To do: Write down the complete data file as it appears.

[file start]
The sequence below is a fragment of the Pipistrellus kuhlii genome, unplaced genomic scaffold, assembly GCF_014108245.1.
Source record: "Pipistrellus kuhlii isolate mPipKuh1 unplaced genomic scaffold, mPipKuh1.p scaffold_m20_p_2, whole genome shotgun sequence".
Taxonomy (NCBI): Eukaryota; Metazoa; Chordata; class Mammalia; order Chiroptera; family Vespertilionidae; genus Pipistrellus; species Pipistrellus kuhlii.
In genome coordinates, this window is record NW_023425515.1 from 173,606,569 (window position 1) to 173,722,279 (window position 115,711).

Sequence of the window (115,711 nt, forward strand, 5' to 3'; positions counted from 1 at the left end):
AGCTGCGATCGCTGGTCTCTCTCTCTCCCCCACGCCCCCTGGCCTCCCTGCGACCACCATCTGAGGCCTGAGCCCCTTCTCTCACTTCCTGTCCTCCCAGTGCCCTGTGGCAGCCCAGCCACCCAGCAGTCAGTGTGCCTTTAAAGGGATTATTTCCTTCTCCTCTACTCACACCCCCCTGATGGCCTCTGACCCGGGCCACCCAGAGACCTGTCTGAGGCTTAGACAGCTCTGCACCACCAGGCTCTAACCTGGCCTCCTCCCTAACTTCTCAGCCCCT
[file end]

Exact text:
The sequence below is a fragment of the Pipistrellus kuhlii genome, unplaced genomic scaffold, assembly GCF_014108245.1.
Source record: "Pipistrellus kuhlii isolate mPipKuh1 unplaced genomic scaffold, mPipKuh1.p scaffold_m20_p_2, whole genome shotgun sequence".
Taxonomy (NCBI): Eukaryota; Metazoa; Chordata; class Mammalia; order Chiroptera; family Vespertilionidae; genus Pipistrellus; species Pipistrellus kuhlii.
In genome coordinates, this window is record NW_023425515.1 from 173,606,569 (window position 1) to 173,722,279 (window position 115,711).

Sequence of the window (115,711 nt, forward strand, 5' to 3'; positions counted from 1 at the left end):
AGCTGCGATCGCTGGTCTCTCTCTCTCCCCCACGCCCCCTGGCCTCCCTGCGACCACCATCTGAGGCCTGAGCCCCTTCTCTCACTTCCTGTCCTCCCAGTGCCCTGTGGCAGCCCAGCCACCCAGCAGTCAGTGTGCCTTTAAAGGGATTATTTCCTTCTCCTCTACTCACACCCCCCTGATGGCCTCTGACCCGGGCCACCCAGAGACCTGTCTGAGGCTTAGACAGCTCTGCACCACCAGGCTCTAACCTGGCCTCCTCCCTAACTTCTCAGCCCCT